|3||Develop Cost Estimate||This is the process by which the cost analyst formulates the system cost, technical and programmatic data into a cost model capable of producing cost estimates.|
|4||Validate and Verify Cost Estimate||This process ensures that the cost estimate adequately reflects the program being estimated (e.g., technical and programmatic baseline, risk areas) and the cost estimate is reasonable/realistic.|
|5||Present/Defend Estimate||It is the process through which the cost analyst gains the customer's acceptance of the estimate.|
NAWCTSD is a Navy Working Capital Fund (NWCF) activity. NWCF activities operate much like a business where customers order products or services. NAWCTSD initially incurs expenses and then bills the customer in order to recoup the full cost associated with the product or service. NAWCTSD customers include Navy, Army, Air Force, Foreign Military Sales, and other federal agencies.
Normally, cost estimates to customers will be based on “stabilized” rates. The stabilized rate is composed of salaries, fringe benefits, and overhead expenses (which includes awards).
Based on the nature of the requirement, occasionally, costs to an external customer might be estimated at the NAWCTSD composite rate rather than the competency specific planning rate. It is more advisable to estimate at the competency specific planning rates when labor resources (and associated pay bands) are known. The composite rate is calculated as an “average” of all NAWCTSD employee pay bands.
The customer of an NWCF activity will reimburse NAWCTSD for all costs associated for that project, e.g., labor, travel, printing, supplies.
2. Estimating NAWCTSD In-House Labor Hours
The in-house labor hours required to support a training system acquisition has a major impact on the total project cost and on the internal NAWCTSD workload planning and resource staffing processes. The quality of the estimate will affect the ability to provide the right mix of skills when needed during the procurement as well as having the funds available to pay the in-house workforce salaries. In addition to the quality, timeliness is also of major importance. The resource sponsor needs the estimate as soon as possible in order to secure the necessary funding.
The primary tools and process for in-house labor resource cost estimating are the Resource Cost Estimate (RCE) worksheet and the Project Work Statement. These tools provide a detailed in-house labor resource cost estimate along with the basis and assumptions for the estimate. The RCE worksheet and associated estimating process was developed in 2005 as a result of a NAVAIR AIRSpeed project. Additional cost estimating worksheets such as the the Quick Cost Estimator (QCE) worksheet have also been developed. The QCE worksheet will provide a rough order of magnitude estimate of labor resources and travel costs. The QCE worksheet will be used as a first pass estimate when there is insufficient time or information to create a detailed estimate. The QCE worksheet will be updated to the RCE worksheet as soon as possible and the RCE worksheet will be the resource cost estimate of record. The "Project Work Statement" (PWS) will be used with both the QCE and RCE worksheets to provide the known and assumed basis for the estimate. Details on the RCE worksheet process are as follows:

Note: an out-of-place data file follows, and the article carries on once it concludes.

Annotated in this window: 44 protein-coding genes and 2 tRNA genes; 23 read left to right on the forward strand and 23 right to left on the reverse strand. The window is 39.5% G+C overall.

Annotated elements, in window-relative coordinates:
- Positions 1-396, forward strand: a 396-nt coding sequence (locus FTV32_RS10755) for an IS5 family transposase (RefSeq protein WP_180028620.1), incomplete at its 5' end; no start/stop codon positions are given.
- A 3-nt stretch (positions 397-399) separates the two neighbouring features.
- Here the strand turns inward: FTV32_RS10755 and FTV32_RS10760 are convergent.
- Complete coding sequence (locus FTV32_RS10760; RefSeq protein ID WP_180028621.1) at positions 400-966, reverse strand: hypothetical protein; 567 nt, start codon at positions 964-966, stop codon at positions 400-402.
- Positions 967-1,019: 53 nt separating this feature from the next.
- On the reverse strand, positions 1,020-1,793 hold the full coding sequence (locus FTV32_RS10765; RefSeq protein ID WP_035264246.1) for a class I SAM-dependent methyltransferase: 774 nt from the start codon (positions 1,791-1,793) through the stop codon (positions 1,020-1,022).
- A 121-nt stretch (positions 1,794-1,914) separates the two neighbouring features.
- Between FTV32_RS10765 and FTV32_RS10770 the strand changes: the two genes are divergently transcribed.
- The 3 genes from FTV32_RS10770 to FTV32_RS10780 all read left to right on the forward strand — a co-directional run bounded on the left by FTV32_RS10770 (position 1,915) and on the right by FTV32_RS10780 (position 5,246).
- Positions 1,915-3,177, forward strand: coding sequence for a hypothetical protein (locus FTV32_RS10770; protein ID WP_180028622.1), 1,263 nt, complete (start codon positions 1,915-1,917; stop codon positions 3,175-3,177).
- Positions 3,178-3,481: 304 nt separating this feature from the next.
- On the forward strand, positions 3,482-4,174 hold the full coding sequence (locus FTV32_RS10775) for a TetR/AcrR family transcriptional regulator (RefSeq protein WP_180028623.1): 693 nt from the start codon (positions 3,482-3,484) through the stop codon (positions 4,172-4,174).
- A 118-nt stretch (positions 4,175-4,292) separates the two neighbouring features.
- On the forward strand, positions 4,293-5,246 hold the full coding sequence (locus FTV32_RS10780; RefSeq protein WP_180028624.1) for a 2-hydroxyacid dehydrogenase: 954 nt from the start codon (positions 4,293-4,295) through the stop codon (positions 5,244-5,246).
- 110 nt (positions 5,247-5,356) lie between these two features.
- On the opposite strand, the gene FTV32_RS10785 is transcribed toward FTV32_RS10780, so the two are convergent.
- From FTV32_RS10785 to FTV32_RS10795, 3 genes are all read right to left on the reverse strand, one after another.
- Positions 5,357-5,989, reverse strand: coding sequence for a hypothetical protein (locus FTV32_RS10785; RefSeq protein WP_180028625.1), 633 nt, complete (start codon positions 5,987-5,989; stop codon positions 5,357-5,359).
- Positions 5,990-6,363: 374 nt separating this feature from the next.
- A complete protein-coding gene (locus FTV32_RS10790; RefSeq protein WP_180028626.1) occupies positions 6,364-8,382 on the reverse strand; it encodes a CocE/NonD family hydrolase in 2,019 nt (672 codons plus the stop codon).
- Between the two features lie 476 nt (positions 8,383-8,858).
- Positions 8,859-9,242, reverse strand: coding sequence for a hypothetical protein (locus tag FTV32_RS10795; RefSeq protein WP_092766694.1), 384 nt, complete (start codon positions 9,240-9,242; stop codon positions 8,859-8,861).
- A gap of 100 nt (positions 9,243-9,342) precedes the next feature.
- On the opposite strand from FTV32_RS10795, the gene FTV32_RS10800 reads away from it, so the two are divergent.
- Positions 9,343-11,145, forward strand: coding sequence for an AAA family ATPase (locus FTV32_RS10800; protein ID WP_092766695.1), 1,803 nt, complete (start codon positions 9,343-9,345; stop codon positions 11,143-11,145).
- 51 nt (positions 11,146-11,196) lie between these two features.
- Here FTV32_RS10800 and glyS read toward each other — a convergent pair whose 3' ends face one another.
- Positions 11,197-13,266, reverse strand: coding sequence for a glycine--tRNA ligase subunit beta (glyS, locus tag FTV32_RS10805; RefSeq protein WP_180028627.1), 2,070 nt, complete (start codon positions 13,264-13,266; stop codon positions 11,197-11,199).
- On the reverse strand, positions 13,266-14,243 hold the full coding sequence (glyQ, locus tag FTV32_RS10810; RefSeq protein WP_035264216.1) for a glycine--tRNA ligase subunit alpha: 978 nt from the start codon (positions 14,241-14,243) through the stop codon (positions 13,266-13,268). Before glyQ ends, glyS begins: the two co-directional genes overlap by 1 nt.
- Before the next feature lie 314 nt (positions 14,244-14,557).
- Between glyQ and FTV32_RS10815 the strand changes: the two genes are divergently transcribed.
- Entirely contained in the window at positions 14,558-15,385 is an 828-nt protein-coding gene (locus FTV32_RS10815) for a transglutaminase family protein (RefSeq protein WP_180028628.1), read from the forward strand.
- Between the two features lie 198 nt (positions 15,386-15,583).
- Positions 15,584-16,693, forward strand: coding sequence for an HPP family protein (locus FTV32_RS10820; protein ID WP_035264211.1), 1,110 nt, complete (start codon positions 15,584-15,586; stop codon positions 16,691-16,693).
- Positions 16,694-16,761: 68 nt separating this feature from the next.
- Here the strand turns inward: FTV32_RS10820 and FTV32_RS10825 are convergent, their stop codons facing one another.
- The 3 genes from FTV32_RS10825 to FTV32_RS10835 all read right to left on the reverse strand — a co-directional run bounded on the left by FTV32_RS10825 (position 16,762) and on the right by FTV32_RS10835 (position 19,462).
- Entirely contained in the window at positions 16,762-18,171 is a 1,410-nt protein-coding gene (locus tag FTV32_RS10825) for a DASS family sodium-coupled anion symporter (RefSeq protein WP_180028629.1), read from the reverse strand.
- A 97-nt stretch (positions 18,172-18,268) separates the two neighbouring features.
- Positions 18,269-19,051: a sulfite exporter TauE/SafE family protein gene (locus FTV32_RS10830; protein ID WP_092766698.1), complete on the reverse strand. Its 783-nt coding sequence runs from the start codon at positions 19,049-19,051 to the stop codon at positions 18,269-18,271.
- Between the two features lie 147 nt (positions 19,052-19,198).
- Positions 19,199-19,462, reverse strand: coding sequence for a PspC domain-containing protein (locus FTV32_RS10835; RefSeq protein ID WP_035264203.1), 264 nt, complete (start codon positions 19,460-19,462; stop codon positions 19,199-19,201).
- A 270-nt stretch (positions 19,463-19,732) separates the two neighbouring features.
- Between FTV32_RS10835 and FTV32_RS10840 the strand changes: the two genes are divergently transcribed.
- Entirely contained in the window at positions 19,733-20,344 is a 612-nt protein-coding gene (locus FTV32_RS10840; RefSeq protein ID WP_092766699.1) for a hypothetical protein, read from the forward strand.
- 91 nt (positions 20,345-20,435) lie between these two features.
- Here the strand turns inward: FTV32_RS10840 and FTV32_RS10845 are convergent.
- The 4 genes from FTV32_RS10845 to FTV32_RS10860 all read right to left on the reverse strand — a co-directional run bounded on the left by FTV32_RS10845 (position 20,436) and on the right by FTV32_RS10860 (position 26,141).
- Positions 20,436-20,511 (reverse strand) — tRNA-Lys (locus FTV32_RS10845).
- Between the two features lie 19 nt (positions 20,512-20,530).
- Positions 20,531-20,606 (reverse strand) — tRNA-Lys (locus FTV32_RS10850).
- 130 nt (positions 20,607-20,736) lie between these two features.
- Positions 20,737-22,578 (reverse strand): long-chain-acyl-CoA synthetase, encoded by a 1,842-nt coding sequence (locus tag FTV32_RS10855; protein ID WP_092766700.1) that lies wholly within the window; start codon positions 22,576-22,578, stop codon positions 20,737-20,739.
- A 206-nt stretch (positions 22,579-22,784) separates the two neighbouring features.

The Estimating In-House Labor Hours process consists of four primary steps. Start to finish these steps should normally be completed within 10 working days:
Within the RCE Worksheet, the In house labor hours are converted to dollars. The PJM/PM POC then combines the labor hour cost with the training system costs. The resulting estimate is reviewed for accuracy. If the estimate is okay, the total cost estimate is provided to the customer (Project Sponsor). If any adjustments are required, the recommended changes are sent to the effected Competencies for review. Once the adjustments are approved, the total cost estimate is provided to the customer. If the customer accepts the cost estimate and wants the work done, the project enters the NAWCTSD work acceptance process. If the customer rejects the cost estimate, the effort ends or the PJM/PM POC negotiate a solution that is satisfactory for both parties.
|NAVAL AIR WARFARE CENTER
TRAINING SYSTEM DIVISION
NAWCTSD Navigation Text Version
|Last Update: 28 August 2013|